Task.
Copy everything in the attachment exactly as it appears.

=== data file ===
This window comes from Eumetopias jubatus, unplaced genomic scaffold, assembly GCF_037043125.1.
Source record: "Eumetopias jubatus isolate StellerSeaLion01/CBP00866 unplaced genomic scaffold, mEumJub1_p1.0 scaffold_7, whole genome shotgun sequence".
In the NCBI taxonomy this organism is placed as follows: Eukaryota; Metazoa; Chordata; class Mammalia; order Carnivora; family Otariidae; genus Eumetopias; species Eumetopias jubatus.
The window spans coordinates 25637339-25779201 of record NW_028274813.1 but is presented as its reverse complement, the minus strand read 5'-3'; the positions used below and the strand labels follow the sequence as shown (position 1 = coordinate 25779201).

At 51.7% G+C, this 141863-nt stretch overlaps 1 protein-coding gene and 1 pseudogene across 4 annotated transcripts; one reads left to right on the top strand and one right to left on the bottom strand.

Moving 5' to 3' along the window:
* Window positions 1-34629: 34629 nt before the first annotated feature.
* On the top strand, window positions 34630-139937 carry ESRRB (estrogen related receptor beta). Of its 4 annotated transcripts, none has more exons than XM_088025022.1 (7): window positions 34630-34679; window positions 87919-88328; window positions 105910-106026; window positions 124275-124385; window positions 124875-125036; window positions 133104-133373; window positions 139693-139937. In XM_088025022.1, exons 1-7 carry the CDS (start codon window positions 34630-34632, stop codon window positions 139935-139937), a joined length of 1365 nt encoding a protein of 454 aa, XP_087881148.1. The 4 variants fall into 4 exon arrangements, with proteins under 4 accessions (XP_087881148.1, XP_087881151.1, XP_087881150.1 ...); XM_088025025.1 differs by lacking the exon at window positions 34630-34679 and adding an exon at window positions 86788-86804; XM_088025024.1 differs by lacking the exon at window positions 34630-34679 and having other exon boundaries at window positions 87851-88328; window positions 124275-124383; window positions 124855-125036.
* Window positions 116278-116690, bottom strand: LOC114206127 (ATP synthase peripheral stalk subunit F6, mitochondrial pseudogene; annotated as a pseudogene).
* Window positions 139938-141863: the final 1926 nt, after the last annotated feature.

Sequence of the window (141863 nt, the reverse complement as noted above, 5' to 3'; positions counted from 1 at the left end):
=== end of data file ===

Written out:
This window comes from Eumetopias jubatus, unplaced genomic scaffold, assembly GCF_037043125.1.
Source record: "Eumetopias jubatus isolate StellerSeaLion01/CBP00866 unplaced genomic scaffold, mEumJub1_p1.0 scaffold_7, whole genome shotgun sequence".
In the NCBI taxonomy this organism is placed as follows: Eukaryota; Metazoa; Chordata; class Mammalia; order Carnivora; family Otariidae; genus Eumetopias; species Eumetopias jubatus.
The window spans coordinates 25637339-25779201 of record NW_028274813.1 but is presented as its reverse complement, the minus strand read 5'-3'; the positions used below and the strand labels follow the sequence as shown (position 1 = coordinate 25779201).

At 51.7% G+C, this 141863-nt stretch overlaps 1 protein-coding gene and 1 pseudogene across 4 annotated transcripts; one reads left to right on the top strand and one right to left on the bottom strand.

Moving 5' to 3' along the window:
* Window positions 1-34629: 34629 nt before the first annotated feature.
* On the top strand, window positions 34630-139937 carry ESRRB (estrogen related receptor beta). Of its 4 annotated transcripts, none has more exons than XM_088025022.1 (7): window positions 34630-34679; window positions 87919-88328; window positions 105910-106026; window positions 124275-124385; window positions 124875-125036; window positions 133104-133373; window positions 139693-139937. In XM_088025022.1, exons 1-7 carry the CDS (start codon window positions 34630-34632, stop codon window positions 139935-139937), a joined length of 1365 nt encoding a protein of 454 aa, XP_087881148.1. The 4 variants fall into 4 exon arrangements, with proteins under 4 accessions (XP_087881148.1, XP_087881151.1, XP_087881150.1 ...); XM_088025025.1 differs by lacking the exon at window positions 34630-34679 and adding an exon at window positions 86788-86804; XM_088025024.1 differs by lacking the exon at window positions 34630-34679 and having other exon boundaries at window positions 87851-88328; window positions 124275-124383; window positions 124855-125036.
* Window positions 116278-116690, bottom strand: LOC114206127 (ATP synthase peripheral stalk subunit F6, mitochondrial pseudogene; annotated as a pseudogene).
* Window positions 139938-141863: the final 1926 nt, after the last annotated feature.

Sequence of the window (141863 nt, the reverse complement as noted above, 5' to 3'; positions counted from 1 at the left end):